MEMORY LANE: Robert loved his North Sea dips

A MAN OF THE WAVES: Robert Todd
A MAN OF THE WAVES: Robert Todd

SOME people don their slippers and take it easy when they retire.

Others take up a hobby they never had time for before, but Robert Todd was different.

Each morning, he cycled to the Old Town Pier, in Hartlepool, stripped off and went swimming in the North Sea – including in the depths of winter.

And when we interviewed him in 1962, he said the only time he wouldn’t go swimming was when it was raining.

Not because he minded the rain, but because it meant his clothes would get wet while he was in the water.

By 1962, he’d been doing swimmingly with his passion for the water for 10 years. Mr Todd was 68 by then, and was a resident of Tristram Avenue, in Hartlepool.

Our Northern Daily Mail report on him read: “One of Mr Todd’s coldest dips was just before Christmas when a thermometer tacked to a tree in his back garden registered 10 degrees of frost.

“On his way to what he must almost regard as his personal swimming pool, Old Town Pier, he saw ice between the lock gates but it did not deter him.”

His love of Hartlepool was obvious, even though he was originally a man from the Curragh Barracks, in Northern Ireland. He left Ireland and travelled around England with his mother and father who was a soldier with the Royal Scots Greys, before he came to live in Belk Street.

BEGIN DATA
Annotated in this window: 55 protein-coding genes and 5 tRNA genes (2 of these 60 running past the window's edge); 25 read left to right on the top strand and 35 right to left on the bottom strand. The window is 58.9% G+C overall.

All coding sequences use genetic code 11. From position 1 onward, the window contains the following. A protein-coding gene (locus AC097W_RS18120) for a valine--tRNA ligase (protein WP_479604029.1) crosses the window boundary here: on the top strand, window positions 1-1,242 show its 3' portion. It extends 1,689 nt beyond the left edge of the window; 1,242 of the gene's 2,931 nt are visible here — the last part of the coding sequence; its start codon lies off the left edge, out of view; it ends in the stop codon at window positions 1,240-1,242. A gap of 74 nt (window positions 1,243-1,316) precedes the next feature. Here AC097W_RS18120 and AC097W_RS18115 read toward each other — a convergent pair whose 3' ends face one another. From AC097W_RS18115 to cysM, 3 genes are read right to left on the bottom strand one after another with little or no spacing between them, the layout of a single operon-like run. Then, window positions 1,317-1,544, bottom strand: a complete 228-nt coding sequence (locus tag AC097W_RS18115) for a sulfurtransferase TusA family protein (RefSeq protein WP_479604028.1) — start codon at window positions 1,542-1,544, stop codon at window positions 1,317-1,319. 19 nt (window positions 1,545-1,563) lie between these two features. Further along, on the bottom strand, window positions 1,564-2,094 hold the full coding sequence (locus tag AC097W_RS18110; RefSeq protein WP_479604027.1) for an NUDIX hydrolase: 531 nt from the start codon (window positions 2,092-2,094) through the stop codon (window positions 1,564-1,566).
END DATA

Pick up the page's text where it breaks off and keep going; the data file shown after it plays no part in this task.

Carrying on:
Like many people of his era, he left his school days at St Francis’s at 14 to take his first job as an assistant in “Coffee” Watson’s bakery and canteen.

Two years after that, he went into the Old Yard at William Gray and Co to serve his time as a fitter. At the end of his apprenticeship, he went to sea on the SS Wavelet before the outbreak of the First World War.

Yet an extreme twist of fate saved his life. He left the ship briefly for a short trip to the USA to celebrate his 21st birthday.

When he got back, his job on the SS Wavelet had gone but jobless Robert was the lucky one.

The man who took his place died when the Wavelet struck a mine in the North Sea.

We would love to know more about Robert. Get in touch by contacting Chris Cordner on (01429) 239377 or email chris.cordner@jpress.co.uk